Which is correct?

In the 20th century people were expected to live for several decades, but in the 18th century they (could die / could have died) at a much younger age.

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  • 1 month ago
    Favorite Answer

    I believe "could have died" is the most appropriate choice.  You could also avoid that entirely by saying:

    "In the 20th century people were expected to live for several decades, but in the 18th century, many died at a much younger age."

    Fact check:

    Worldwide life expectancy had remained level at about 25-35 yrs. until the mid 1800's. From that point on, especially in the US and Europe, it began a steady rise.  In 1900, the average lifespan in the US was around 50 yrs. Today, it's in the high 70's or low 80's.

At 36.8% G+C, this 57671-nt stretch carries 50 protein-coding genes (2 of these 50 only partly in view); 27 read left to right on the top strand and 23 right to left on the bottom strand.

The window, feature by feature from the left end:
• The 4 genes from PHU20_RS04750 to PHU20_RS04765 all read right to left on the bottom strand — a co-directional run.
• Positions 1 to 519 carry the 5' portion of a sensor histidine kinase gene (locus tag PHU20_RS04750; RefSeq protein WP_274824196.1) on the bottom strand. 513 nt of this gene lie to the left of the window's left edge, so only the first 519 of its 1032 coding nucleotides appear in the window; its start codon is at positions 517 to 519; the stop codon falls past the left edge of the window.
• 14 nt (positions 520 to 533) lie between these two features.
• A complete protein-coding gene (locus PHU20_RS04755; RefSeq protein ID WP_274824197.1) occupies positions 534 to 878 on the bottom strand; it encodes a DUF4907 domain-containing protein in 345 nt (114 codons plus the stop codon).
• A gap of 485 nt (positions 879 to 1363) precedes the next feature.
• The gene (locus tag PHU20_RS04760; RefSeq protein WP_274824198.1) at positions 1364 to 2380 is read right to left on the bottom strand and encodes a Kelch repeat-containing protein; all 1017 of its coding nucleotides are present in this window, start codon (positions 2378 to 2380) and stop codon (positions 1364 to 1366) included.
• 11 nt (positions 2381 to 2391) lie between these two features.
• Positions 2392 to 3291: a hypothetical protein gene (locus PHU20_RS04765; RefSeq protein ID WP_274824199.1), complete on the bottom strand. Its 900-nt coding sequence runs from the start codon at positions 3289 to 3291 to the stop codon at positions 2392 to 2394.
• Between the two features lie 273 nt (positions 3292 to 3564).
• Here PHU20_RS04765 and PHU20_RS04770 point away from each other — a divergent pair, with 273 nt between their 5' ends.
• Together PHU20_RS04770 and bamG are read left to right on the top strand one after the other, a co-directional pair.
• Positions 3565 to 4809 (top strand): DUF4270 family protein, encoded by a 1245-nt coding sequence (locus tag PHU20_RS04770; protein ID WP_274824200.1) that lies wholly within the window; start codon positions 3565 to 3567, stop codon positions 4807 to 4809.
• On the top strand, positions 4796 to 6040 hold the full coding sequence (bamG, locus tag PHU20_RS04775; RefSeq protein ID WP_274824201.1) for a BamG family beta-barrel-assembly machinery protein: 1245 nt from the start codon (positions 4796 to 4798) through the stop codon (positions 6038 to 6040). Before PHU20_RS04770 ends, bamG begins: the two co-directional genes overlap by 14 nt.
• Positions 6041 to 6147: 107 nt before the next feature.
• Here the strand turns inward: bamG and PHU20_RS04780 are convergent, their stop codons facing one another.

Averages don't tell the whole story.  Recently, I've spent a lot of time searching my genealogy.  I've also walked around several old graveyards from the 1600's - 1800's. One remarkable thing was how many children were buried there.  Back then, kids died from all sorts of diseases that we get vaccinations for. My observation is that if somebody survived childhood, they had a good chance of living to a ripe old age. A few exceptions: accidents, infection (no anti-biotics), and childbirth. In light of that, I might write your sentence differently.

    "Until the mid 19th century, average life expectancy had remained steady at several decades.  From that point onward, life expectancy has been rising steadily." 

    • San1 month agoReport

      Thanks!

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  • RP
    Lv 7
    1 month ago

    Could have died is preferred.

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